Rethinking Gendered Perversion and Degeneration in Visions of Sadism and Masochism, 1886-1930

University of Texas Press
Publication Type:
Journal Article
Journal of the History of Sexuality, 2009, 18 (1), pp. 138 - 157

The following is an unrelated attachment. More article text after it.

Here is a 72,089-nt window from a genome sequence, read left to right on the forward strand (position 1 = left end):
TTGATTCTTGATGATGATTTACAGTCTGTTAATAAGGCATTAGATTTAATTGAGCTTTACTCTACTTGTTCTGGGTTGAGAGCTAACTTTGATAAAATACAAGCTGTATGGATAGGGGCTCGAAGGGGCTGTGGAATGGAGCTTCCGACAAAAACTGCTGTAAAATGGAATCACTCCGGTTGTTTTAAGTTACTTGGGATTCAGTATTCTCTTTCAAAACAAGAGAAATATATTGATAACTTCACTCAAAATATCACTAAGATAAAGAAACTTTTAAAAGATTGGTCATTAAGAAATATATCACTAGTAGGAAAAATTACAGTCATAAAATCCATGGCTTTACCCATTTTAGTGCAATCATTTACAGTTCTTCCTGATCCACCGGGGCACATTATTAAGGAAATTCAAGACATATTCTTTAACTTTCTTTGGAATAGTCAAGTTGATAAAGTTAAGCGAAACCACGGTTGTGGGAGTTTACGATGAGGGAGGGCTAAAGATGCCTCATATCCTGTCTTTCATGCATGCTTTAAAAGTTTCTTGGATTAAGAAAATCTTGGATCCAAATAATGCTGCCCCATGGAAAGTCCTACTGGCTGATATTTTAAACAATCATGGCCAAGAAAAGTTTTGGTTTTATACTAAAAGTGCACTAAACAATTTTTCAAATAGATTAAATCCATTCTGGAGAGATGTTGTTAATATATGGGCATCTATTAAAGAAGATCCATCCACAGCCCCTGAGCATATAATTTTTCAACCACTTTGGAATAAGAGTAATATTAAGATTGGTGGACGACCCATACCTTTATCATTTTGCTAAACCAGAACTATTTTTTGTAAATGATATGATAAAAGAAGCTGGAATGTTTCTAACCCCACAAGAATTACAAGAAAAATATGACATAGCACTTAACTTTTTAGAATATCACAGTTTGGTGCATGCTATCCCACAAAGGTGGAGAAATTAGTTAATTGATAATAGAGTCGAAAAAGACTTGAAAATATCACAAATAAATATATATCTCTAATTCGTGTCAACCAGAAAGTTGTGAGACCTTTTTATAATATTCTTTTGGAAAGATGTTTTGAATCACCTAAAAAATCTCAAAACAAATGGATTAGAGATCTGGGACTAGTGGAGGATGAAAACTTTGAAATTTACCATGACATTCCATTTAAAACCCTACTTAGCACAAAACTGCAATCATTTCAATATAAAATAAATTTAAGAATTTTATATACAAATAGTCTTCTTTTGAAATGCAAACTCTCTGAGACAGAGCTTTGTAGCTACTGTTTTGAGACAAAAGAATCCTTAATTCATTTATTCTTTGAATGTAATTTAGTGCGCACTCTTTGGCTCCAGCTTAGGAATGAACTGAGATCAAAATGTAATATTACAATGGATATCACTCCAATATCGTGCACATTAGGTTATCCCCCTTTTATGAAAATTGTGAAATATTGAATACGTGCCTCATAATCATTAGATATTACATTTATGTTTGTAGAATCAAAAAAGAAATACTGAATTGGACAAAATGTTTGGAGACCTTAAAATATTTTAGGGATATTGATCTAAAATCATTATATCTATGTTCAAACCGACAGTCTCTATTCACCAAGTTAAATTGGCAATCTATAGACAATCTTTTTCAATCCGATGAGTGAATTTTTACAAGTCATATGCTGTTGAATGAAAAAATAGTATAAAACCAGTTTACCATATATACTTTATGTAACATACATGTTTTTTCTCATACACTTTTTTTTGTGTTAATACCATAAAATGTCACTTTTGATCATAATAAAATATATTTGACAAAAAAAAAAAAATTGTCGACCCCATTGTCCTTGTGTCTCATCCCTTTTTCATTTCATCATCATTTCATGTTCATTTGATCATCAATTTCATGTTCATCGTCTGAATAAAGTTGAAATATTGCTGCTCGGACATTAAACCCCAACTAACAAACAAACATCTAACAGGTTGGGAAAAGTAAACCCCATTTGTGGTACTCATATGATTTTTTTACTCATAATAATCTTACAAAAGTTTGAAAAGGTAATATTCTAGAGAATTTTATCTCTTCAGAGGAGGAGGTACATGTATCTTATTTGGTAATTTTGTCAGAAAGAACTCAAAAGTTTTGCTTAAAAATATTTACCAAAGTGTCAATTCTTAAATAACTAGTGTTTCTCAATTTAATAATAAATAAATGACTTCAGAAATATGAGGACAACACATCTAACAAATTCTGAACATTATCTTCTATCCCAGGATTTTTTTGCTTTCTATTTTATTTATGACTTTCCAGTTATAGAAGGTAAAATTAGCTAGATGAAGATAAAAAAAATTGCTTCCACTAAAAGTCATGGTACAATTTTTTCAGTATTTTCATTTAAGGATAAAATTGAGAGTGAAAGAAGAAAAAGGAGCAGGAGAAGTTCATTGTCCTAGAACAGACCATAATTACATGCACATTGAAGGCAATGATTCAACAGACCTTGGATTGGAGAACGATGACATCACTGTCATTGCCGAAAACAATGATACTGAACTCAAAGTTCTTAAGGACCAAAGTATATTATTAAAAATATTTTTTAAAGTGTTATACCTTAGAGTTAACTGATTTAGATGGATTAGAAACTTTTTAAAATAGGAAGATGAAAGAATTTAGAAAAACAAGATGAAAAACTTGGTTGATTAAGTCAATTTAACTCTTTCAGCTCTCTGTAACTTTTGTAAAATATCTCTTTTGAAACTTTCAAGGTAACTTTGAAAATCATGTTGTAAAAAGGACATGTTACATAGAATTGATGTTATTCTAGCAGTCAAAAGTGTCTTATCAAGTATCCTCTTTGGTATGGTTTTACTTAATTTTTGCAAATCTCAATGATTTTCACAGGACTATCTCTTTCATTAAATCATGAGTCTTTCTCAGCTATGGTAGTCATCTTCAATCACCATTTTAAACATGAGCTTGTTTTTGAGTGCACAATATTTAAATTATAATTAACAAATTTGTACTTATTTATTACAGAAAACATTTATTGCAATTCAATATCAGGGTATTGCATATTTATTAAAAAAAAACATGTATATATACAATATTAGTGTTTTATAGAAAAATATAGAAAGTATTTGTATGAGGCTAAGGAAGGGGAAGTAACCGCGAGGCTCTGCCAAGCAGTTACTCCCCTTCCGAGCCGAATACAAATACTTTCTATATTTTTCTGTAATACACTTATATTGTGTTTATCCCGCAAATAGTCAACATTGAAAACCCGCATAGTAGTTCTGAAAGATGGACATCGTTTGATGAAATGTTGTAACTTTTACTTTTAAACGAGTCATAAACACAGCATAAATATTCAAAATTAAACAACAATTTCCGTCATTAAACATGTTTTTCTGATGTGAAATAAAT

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A large range of texts from the late nineteenth century through the early twentieth century from authoritative medical and psychiatric writings to popular novels and erotica viewed latent masochism as the natural sexuality of women, regarding its manifestation in mens fantasies as aberrant, effeminate, and degenerate. Another ongoing discussion also elaborated a kind of sadistic or masochistic perversion that followed apparently normative gender roles and yet developed them to a hypernormative extent. This article considers how we might account for this apparent contradiction in late-nineteenth-century texts, looking at how the various images of such desires were related to atavistic explanations of perversion. It then tracks the movement of discourses about sadism, masochism, and gender roles into texts produced in the interwar period, noting how degenerationist motifs were perpetuated in new anxieties about the hypernormative perversions of female masochism and frigidity.
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